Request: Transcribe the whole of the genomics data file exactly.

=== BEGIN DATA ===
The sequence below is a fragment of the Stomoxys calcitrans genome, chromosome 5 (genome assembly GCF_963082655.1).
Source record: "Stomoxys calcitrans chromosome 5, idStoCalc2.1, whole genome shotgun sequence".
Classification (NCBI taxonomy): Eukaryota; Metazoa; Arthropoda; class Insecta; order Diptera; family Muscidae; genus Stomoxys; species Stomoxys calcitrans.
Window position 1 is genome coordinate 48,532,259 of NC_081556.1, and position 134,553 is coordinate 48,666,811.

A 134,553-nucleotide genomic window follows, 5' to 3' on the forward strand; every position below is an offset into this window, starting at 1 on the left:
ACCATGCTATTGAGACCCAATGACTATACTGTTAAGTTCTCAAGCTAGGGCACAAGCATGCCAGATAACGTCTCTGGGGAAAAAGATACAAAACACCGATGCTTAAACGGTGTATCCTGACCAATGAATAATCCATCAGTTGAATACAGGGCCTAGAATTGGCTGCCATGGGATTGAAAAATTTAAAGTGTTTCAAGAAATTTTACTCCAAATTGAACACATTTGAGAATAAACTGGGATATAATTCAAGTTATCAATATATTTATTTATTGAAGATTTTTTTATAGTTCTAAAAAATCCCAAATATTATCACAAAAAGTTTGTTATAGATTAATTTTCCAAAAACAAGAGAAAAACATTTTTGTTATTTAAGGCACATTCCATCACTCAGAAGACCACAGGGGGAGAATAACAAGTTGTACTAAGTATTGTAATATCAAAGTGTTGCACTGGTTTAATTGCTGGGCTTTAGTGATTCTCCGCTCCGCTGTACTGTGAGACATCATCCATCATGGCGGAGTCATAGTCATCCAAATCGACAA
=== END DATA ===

The sequence below is a fragment of the Stomoxys calcitrans genome, chromosome 5 (genome assembly GCF_963082655.1).
Source record: "Stomoxys calcitrans chromosome 5, idStoCalc2.1, whole genome shotgun sequence".
Classification (NCBI taxonomy): Eukaryota; Metazoa; Arthropoda; class Insecta; order Diptera; family Muscidae; genus Stomoxys; species Stomoxys calcitrans.
Window position 1 is genome coordinate 48,532,259 of NC_081556.1, and position 134,553 is coordinate 48,666,811.

A 134,553-nucleotide genomic window follows, 5' to 3' on the forward strand; every position below is an offset into this window, starting at 1 on the left:
ACCATGCTATTGAGACCCAATGACTATACTGTTAAGTTCTCAAGCTAGGGCACAAGCATGCCAGATAACGTCTCTGGGGAAAAAGATACAAAACACCGATGCTTAAACGGTGTATCCTGACCAATGAATAATCCATCAGTTGAATACAGGGCCTAGAATTGGCTGCCATGGGATTGAAAAATTTAAAGTGTTTCAAGAAATTTTACTCCAAATTGAACACATTTGAGAATAAACTGGGATATAATTCAAGTTATCAATATATTTATTTATTGAAGATTTTTTTATAGTTCTAAAAAATCCCAAATATTATCACAAAAAGTTTGTTATAGATTAATTTTCCAAAAACAAGAGAAAAACATTTTTGTTATTTAAGGCACATTCCATCACTCAGAAGACCACAGGGGGAGAATAACAAGTTGTACTAAGTATTGTAATATCAAAGTGTTGCACTGGTTTAATTGCTGGGCTTTAGTGATTCTCCGCTCCGCTGTACTGTGAGACATCATCCATCATGGCGGAGTCATAGTCATCCAAATCGACAA